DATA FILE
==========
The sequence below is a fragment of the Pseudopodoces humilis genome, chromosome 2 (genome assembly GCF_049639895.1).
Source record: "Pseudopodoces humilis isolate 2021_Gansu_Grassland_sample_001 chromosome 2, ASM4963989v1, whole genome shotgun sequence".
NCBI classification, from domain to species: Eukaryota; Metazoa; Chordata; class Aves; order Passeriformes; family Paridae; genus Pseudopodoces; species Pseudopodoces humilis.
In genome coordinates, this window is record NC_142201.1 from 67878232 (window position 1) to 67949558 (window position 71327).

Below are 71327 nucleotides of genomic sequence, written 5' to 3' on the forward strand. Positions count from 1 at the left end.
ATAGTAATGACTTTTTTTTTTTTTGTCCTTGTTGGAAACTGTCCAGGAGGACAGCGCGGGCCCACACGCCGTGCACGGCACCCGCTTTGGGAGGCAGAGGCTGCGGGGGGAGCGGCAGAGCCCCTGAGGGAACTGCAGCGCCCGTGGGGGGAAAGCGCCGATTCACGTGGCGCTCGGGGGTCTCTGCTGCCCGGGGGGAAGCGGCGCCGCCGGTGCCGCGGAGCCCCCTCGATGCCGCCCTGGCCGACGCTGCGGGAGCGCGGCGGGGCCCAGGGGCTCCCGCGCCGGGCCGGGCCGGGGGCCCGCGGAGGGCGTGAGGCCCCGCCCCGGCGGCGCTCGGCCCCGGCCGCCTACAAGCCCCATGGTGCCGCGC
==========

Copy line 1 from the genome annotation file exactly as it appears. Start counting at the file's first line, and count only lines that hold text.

The sequence below is a fragment of the Pseudopodoces humilis genome, chromosome 2 (genome assembly GCF_049639895.1).